The Intergovernmental Panel on Climate Change (IPCC), in its Fourth Assessment Report (AR4, 2007), concluded that a portfolio of mitigation and adaptation will prove to be the best option for dealing with climate change; see IPCC (2007b, 2007c). In this Challenge paper, we provide some additional evidence in support of such a multi-faceted approach – a combination of mitigation, investment in research and development (R&D) on less-carbon-intensive technologies, and adaptation is found to be superior to adopting any single option at the expense of all others. In addition, it will become clear that ignoring climate change would mean that efforts which have been designed to ameliorate many of the other challenges contemplated in the Copenhagen Consensus exercise will ultimately be “swimming upstream” – i.e. expending effort unnecessarily simply to stay in place.
Policy design and decisionmaking under uncertainty
Richard G. Richels, Electric Power Research Institute 2000 L Street NW, Suite 805 Washington, DC 20036, USA,
Alan S. Manne, Electric Power Research Institute 2000 L Street NW, Suite 805 Washington, DC 20036, USA,
Tom M.L. Wigley, National Center for Atmospheric Research Boulder CO 80307–3000, USA
The UN Framework Convention on Climate Change (UNFCCC) shifted the attention of the policy community from stabilizing greenhouse gas emissions to stabilizing atmospheric greenhouse gas concentrations. While this represents a step forward, it does not go far enough. We find that, given the uncertainty in the climate system, focusing on atmospheric concentrations is likely to convey a false sense of precision. The causal chain between human activity and impacts is laden with uncertainty. From a benefit–cost perspective, it would be desirable to minimize the sum of mitigation costs and damages. Unfortunately, our ability to quantify and value impacts is limited. For the time being, we must rely on a surrogate. Focusing on temperature rather than on concentrations provides much more information on what constitutes an ample margin of safety. Concentrations mask too many uncertainties that are crucial for policymaking.
The climate debate is fraught with uncertainty. In order to better understand the link between human activities and impacts, we must first understand the causal chain between the two, i.e., the relationship between human activities, emissions, concentrations, radiative forcing, temperature, climate, and impacts. The focus of the UNFCCC is on atmospheric concentrations of greenhouse gases. Although this represents a major step forward by advancing the debate beyond emissions, it does not go far enough. In this paper, we carry the analysis beyond atmospheric concentrations to temperature change.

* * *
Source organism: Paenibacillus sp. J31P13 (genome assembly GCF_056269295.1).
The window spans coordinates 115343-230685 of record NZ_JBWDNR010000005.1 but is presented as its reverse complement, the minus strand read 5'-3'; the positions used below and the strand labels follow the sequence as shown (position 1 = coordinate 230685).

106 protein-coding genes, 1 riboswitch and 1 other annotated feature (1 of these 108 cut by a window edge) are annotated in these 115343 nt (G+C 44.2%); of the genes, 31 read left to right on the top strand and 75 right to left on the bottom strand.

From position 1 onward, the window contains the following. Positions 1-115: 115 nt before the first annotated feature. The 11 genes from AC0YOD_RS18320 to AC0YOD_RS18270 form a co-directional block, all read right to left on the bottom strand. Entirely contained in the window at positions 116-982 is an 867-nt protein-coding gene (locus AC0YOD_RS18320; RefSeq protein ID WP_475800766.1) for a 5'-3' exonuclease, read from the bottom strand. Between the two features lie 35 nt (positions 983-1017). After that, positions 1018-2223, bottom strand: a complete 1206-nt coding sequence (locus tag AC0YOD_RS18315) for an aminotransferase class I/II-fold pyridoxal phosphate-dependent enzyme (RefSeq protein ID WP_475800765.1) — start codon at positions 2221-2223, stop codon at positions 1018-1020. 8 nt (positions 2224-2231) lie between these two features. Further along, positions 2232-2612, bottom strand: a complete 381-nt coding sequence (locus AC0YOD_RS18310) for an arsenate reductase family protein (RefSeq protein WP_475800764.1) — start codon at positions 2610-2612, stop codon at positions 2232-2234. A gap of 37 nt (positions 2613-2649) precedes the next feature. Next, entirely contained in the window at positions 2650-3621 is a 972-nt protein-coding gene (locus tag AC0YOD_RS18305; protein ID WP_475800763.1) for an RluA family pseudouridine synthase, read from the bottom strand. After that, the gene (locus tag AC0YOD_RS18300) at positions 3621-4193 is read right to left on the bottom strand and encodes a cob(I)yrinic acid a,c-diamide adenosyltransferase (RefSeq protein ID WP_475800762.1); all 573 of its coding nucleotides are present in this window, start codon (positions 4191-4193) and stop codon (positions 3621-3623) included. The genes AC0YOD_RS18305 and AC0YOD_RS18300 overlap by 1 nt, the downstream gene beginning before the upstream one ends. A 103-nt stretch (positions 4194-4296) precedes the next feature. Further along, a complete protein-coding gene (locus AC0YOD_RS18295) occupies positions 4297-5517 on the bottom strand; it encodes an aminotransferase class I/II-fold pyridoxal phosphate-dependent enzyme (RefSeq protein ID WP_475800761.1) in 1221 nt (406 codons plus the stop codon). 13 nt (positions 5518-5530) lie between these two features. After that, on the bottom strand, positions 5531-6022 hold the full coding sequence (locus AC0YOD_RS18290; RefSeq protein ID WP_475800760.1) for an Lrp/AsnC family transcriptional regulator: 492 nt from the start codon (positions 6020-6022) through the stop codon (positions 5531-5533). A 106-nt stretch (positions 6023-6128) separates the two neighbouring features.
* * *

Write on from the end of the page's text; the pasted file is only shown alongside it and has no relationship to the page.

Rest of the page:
This chapter surveys the literature regarding potential future fossil fuel carbon emissions in the absence of explicit control policies. We have assembled 30 base cases and uncertainty analysis trajectories from 18 separate analyses of fossil fuel carbon emissions for comparison to the Intergovernmental Panel on Climate Change (IPCC) 1991 Integrated Analysis of Country Case Studies. We discuss global forecasts of fossil fuel carbon emissions and associated energy consumption, regional forecasts of fossil fuel carbon emissions and associated energy production and consumption, analyses that have explicitly explored the uncertainty associated with global energy and fossil fuel carbon emissions, and differences in key assumptions among various base cases.
In our survey of the literature on potential future fossil fuel carbon emissions in the absence of explicit control policies, we have assembled 30 base cases and uncertainty analysis trajectories from 18 separate analyses (Table 14.1, column 2) of fossil fuel carbon emissions for comparison to the Intergovernmental Panel on Climate Change (IPCC, 1991). A list of the studies, dates of publication, and models used is given in Table 14.1. Six of these trajectories have been drawn from the results of the 12th Energy Modeling Forum, “Global Climate Change: Energy Sector Impacts of Greenhouse Gas Emission Control Strategies” (EMF-12), and reflect a comparison of base cases with some standardization of assumptions. We have made no attempt to create an assessment of models. Several thorough literature reviews already perform that function.